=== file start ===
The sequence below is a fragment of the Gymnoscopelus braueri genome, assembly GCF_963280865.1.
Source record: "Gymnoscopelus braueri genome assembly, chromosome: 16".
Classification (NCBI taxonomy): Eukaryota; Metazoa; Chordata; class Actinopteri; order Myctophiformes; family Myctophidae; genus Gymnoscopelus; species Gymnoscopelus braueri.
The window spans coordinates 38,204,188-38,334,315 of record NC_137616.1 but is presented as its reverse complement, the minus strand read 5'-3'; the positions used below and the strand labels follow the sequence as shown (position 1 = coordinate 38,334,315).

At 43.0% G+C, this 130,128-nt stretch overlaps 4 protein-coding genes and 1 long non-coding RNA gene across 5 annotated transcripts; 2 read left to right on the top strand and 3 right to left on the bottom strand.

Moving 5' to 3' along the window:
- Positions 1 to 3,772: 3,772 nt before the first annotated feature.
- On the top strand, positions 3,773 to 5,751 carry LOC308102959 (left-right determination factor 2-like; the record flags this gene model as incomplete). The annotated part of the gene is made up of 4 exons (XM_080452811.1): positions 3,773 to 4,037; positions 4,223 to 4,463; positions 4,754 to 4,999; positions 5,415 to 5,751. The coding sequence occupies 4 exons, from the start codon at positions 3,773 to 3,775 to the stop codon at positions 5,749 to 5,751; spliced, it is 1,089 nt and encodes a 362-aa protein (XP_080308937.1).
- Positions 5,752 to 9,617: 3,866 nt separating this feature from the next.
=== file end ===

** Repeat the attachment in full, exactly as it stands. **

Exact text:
The sequence below is a fragment of the Gymnoscopelus braueri genome, assembly GCF_963280865.1.
Source record: "Gymnoscopelus braueri genome assembly, chromosome: 16".
Classification (NCBI taxonomy): Eukaryota; Metazoa; Chordata; class Actinopteri; order Myctophiformes; family Myctophidae; genus Gymnoscopelus; species Gymnoscopelus braueri.
The window spans coordinates 38,204,188-38,334,315 of record NC_137616.1 but is presented as its reverse complement, the minus strand read 5'-3'; the positions used below and the strand labels follow the sequence as shown (position 1 = coordinate 38,334,315).

At 43.0% G+C, this 130,128-nt stretch overlaps 4 protein-coding genes and 1 long non-coding RNA gene across 5 annotated transcripts; 2 read left to right on the top strand and 3 right to left on the bottom strand.

Moving 5' to 3' along the window:
- Positions 1 to 3,772: 3,772 nt before the first annotated feature.
- On the top strand, positions 3,773 to 5,751 carry LOC308102959 (left-right determination factor 2-like; the record flags this gene model as incomplete). The annotated part of the gene is made up of 4 exons (XM_080452811.1): positions 3,773 to 4,037; positions 4,223 to 4,463; positions 4,754 to 4,999; positions 5,415 to 5,751. The coding sequence occupies 4 exons, from the start codon at positions 3,773 to 3,775 to the stop codon at positions 5,749 to 5,751; spliced, it is 1,089 nt and encodes a 362-aa protein (XP_080308937.1).
- Positions 5,752 to 9,617: 3,866 nt separating this feature from the next.